Last week LeBron James was crowned King of the NBA in his Akron, Ohio court, accepting the honors on the grounds of his high school. But the rest of the NBA apparently didn't get the memo. LeBron has yet to win any NBA championships, and there's no guarantee that the winner won't be Denver, Los Angeles, Boston or Orlando. Still, LeBron has played 109 minutes and scored 108 points. He dropped 47 on Atlanta on Sunday; when he plays, you forget that there's another team on the court.
The rest of the NBA playoffs shaped up nicely with blood, sweat, jeers, and all the drama requisite of our annual spring basketball overdose. Who will play King James’ fool — or spoiler?
To see who Ibrahim is picking for the finals, click here
Well, there's this guy you may have heard of, one Kobe Bryant. He has three NBA titles, the previous new-next-Jordan mantle, and he's aching for a post-Shaq L.A. title. First he'll need to get past The Neutralizers. Kobe is not The Neutralizer, he’s been playing The Neutralizers. The Houston Rockets funneled Kobe Bryant into a wall of Yao Ming in the first game. Too Bad the force of nature that is Yao stress fractured his foot and is sitting on the sidelines alongside fellow all-star Tracy McGrady and Dikembe Mutumbo. Now the title of The Neutralizer goes to NCAA champion and Alaska native Shane Battier. Kobe got a technical foul for screaming at him, "You can't guard me!" Battier has used his long arms to extend the Houston defense. On offense, Houston has applied pressure with lightening-quick guard Aaron Brooks, who at 6 ft and 160 pounds is the smallest guy on the court having the biggest series of his 2-year NBA career. Magic Johnson's analysis: "The Lakers have yet to adjust to this Rockets team.” But the Rockets will have to play on pure emotion, and it's doubtful if that will be enough to carry them over the Lakers for two more games. The Celtics are also playing undermanned but with a champion's heart.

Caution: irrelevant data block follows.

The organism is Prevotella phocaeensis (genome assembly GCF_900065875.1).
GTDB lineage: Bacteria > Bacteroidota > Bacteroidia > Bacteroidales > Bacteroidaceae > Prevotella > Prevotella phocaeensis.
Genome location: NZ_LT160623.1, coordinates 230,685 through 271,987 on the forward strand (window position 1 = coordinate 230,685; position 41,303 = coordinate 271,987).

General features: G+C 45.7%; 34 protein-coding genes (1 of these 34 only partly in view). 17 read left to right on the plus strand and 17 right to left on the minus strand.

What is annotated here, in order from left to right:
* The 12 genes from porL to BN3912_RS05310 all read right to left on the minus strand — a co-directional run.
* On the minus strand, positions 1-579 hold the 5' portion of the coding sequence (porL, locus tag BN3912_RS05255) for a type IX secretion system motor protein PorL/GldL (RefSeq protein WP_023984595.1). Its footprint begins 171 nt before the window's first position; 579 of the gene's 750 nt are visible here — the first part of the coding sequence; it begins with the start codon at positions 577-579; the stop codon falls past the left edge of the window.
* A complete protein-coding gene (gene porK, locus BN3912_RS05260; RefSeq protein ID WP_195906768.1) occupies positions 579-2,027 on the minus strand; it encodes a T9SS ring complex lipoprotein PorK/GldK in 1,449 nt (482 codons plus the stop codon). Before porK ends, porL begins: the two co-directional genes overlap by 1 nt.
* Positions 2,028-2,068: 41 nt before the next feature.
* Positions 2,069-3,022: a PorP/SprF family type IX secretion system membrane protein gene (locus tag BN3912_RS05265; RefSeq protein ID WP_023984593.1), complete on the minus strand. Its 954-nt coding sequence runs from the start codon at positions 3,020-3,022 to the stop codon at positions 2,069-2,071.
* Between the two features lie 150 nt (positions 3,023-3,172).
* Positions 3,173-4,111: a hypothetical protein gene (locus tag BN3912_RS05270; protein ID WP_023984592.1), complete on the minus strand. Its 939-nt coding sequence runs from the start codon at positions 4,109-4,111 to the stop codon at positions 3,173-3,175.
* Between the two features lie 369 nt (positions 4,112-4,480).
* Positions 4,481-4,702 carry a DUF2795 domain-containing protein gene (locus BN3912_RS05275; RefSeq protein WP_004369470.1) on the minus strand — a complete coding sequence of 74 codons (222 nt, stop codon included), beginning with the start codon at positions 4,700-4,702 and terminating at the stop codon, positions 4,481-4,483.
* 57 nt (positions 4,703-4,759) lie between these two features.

Conventional wisdom tells us that it’s going to be Kobe vs. LeBron. Just please, no one tell the kids in Denver — you know, the ones with Chauncey Billups as floor general and his Dirty Dozen of seasoned NBA soldiers. The Nuggets play basketball like the Justice League fights cosmic criminals. “Birdman” Anderson brings back memories of Dennis Rodman and the Nuggets can legitimately claim that they're the team to beat.
My pick for the finals? Cleveland and Denver. But I want each series to go seven games. And I'm sure the NBA (and TNT, ESPN and CBS who broadcast the games) wouldn’t mind.